This Section provides empirical index–metallicity relations (IMRs) based on our combined index catalogs of 53 GGCs. One can use the IMRs to estimate the metallicities of extragalactic GCs. Determining the metallicities of extragalactic GCs is, however, not a straightforward task because of the well-known age–metallicity degeneracy, the effect of -elements enhancement, and even the ambiguity of the term “metallicity” (e.g., Puzia et al. 2002; Beasley et al. 2008). On the one hand, the metallicities of GGCs are relatively well constrained because they can be estimated from various ways including direct observations for the cluster member stars (e.g., Malavolta et al. 2014, Valenti et al. 2015, Mészáros et al. 2015). Hence, with an assumption that extragalactic GCs are analogous to GGCs, calibrating the metallicity of extragalactic GCs to that of GGCs using the IMRs is a useful way to study the nature of extragalactic GCs (e.g., Brodie & Huchra 1990; Cohen et al. 1998; Kissler-Patig et al. 1998; Nantais et al. 2010; Pipino & Danziger 2011; Park et al. 2012). The IMRs are also useful for validating and calibrating theoretical stellar population models, as they provide observational constraints for comparison with model predictions (e.g., Chung et al. 2013; Kim et al. 2013).

We derive the empirical relations between both the Lick/S07 and the LIS indices and metallicity using our combined GGC catalog. The metallicity values are taken from Carretta et al. (2009) who updated the scale of Carretta & Gratton (1997) metallicity scale. Because both variables—spectral index and metallicity—have measurement errors, we adopt an orthogonal distance regression method (Boggs & Rogers, 1990) to determine the best-fit polynomial function. During the fitting procedure, outliers are rejected by applying the three-sigma clipping method.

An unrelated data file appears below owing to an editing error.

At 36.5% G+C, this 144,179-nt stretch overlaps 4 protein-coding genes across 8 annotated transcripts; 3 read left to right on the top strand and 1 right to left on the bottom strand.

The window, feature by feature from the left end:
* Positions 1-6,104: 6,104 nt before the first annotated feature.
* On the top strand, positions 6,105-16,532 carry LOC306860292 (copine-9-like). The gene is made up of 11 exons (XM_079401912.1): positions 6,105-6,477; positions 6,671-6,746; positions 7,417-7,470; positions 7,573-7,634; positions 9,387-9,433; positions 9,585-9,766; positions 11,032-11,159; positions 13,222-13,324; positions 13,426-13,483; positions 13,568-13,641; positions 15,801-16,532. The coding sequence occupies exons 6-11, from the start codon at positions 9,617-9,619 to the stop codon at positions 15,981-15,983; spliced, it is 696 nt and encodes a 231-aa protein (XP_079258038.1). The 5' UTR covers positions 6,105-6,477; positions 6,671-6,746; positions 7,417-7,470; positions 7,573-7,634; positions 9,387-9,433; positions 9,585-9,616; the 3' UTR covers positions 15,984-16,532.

Figure 9 shows the IMRs for 20 Lick/S07 indices. The blue, green, and red solid lines represent first-, second-, and third-order polynomial functions, respectively, i.e.,

(1)
(2)
(3)

The units of are mag for and angstrom for the other indices. We also present the 95% confidence bands of the LOESS regression, a nonparametric locally weighted regression (Cleveland, 1994), as gray-shaded regions for a visual comparison of the polynomial fits with the underlying trend of the data. The polynomial coefficients are given in Table 9 (for the first order fit), Table 10 (second order), and Table 11 (third order). We also provide the Bayesian information criterion (BIC; Schwarz, G. 1978), which is a statistical criterion for model selection where the model with the lowest BIC would be the best model. The BIC comparison between the polynomial fits show that the higher-order polynomials (green and red solid lines) give better fits than the first-order polynomial (blue solid line) for most indices, which indicates the nonlinearity of the IMRs. The nonlinearity is also implied by the LOESS results, particularly at the high and low metallicity ends. The IMRs should be valid only in the range from the minimum to maximum values of each index, which are listed in the last columns of Tables 911.

Figure 10 shows the IMRs for 20 LIS indices in the same format as in Figure 9. Similar to Lick/S07 IMRs, the higher-order polynomials give better fit in general. The polynomial coefficients are given in Table 12 (first order), Table 13 (second order), and Table 14 (third order) along with the BIC. The valid ranges of relations are given in the last columns of Tables 1214.